Fully embracing synth pop but giving it a modern edge, Freezepop creates some of the most addictively catchy electronic music out there. Their music has a strong sense of fun, with cleverly humorous lyrics and bouncy synth lines. While their sound is bound to appeal to New Wave fans, it must be noted that Freezepop is NOT a retro band. They are influenced by music that came out in the 80s, but are very much building upon the past rather than attempting to recreate it.
Hailing from Boston, MA, the group is comprised of Liz Enthusiasm (vocalist), the Duke of Pannekoeken (producer/vocalist/programmer), and Sean Drinkwater (synthesizers/programmer/vocalist). Freezepop’s music has been featured in several video games, including ‘FreQuency’, ‘Dance Dance Revolution ULTRAMIX 3’ and ‘Guitar Hero’ 1 & 2. Having self-released for many years, they’ve just put out their first CD on a label, “Future Future Future Perfect” (Cordless). In an email interview, Liz and The Duke discussed their creative process, their decision to go with a record label, and more.
When I first started hearing about Freezepop I’d read that you were using the Yamaha QY70 as your primary instrument. Are there any particular ways you’d say that device influenced your sound? Are you still using it main sequencer and/or source of sounds, and if not what made you move on to other pieces of equipment or software?
The Duke: The QY70 was incredibly important to the sound of Freezepop for those first few albums. It only had a small amount of synthetic sounds that i had to use for both the instruments and drums. They’re really kind of thin bleeps and bloops which really gave kind of a light and delicate quality to our songs. The other limitation that the device imposed on the songwriting was that because i composed everything in pattern mode, there were only 8 possible sounds at once, and only 6 total patterns.
That means that you would never hear more than 8 sounds, and that’s including the drum kits (each kit would be 1 sound). This, coupled with only having 6 unique sections per song, really kept things simple and straightforward, which is pretty much what pop music dictates. So really, that box’s limitations really guided the complexity of both the songwriting and sound of the band. After 2 full length albums and an EP of songs, I really basically used up everything that box could give me. I started to record all the sounds individually so i could post-process them all later to make them sound better and more unique. By the time FX3P had been started, I decided that i’d had enough of those sounds and limitations and wanted to open the songwriting up to all the gear that i had in my studio that i’d been using for other musical projects over the years. I’ve always used Digital Performer from MOTU as my digital recording app, but now it plays a more central role as i do a lot of midi sequencing in it as well it still being the way i mix Freezepop’s song. I also have been using Reason 3 as the place where i do most of the drum programming and samples that make up the songs.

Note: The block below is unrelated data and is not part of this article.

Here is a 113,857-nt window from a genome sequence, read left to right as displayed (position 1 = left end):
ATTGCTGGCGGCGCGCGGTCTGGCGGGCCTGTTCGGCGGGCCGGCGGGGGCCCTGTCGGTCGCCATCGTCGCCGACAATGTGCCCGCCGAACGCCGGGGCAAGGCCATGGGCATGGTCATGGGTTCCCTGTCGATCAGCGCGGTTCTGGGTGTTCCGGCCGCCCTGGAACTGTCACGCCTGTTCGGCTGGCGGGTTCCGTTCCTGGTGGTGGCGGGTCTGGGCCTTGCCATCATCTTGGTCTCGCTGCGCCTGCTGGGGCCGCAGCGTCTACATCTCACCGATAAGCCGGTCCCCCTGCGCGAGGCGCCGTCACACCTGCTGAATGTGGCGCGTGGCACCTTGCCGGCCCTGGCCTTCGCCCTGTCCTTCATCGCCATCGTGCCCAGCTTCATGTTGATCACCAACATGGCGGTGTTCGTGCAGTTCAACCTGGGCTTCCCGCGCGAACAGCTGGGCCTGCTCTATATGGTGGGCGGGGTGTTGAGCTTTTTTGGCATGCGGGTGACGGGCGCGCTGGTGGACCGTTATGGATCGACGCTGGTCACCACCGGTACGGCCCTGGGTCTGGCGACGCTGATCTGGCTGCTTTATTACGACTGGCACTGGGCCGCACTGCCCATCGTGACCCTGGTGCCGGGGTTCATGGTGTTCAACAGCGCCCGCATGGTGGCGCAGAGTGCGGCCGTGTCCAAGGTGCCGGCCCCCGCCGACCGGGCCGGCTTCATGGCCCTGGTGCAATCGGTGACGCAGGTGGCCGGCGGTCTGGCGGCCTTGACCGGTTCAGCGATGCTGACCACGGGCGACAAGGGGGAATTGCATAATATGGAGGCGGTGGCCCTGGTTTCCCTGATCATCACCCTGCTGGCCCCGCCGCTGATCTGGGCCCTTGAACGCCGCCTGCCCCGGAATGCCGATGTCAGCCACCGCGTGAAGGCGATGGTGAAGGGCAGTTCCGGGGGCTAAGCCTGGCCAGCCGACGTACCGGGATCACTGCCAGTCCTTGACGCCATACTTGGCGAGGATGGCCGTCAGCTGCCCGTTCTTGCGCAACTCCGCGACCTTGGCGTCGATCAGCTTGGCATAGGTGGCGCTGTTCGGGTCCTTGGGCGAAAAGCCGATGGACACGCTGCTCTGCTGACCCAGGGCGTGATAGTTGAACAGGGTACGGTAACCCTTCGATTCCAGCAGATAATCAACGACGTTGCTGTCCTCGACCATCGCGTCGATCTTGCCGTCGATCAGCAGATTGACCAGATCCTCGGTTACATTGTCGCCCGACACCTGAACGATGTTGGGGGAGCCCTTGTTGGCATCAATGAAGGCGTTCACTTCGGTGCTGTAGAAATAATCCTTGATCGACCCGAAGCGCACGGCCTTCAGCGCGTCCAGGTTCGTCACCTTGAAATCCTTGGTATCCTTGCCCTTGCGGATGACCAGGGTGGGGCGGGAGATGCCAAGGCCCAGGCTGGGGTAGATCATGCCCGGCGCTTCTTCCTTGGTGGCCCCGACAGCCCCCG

As for synths and drums, we use a Moog Voyager, Alesis Andromeda, Nord synths, Linn and MachineDrum, as well as borrowing a sid-station for a few songs (Thought Balloon and Afterparty).
In terms of lyrics, are you thinking about the balance between being humorous and possibly coming across as parodying synth pop music? Or is that not a concern?
Liz: I wouldn’t say we’re parodying anything, exactly. I am balancing several things, trying to keep it humorous/lighthearted without being too jokey/novelty, and maybe even inserting little bits of Actual Sincerity in there as well.
The music of Freezepop has appeared in many video games. Do you have a sense of how large a segment of your fanbase might have discovered Freezepop that way?
Liz: It’s a pretty large percentage of our fans. At first, we were self-releasing our CDs, everything was pretty much DIY. All the exposure we got was through word-of-mouth, or just people who actively sought out this kind of music. Once the first video games (Frequency, Amplitude) came out, we definitely noticed an upturn in our fanbase, but even these games were pretty niche-y in terms of appealing to more serious gamers. The Guitar Hero thing really moved beyond that, and just exposed us to tons of people who wouldn’t have heard of us otherwise.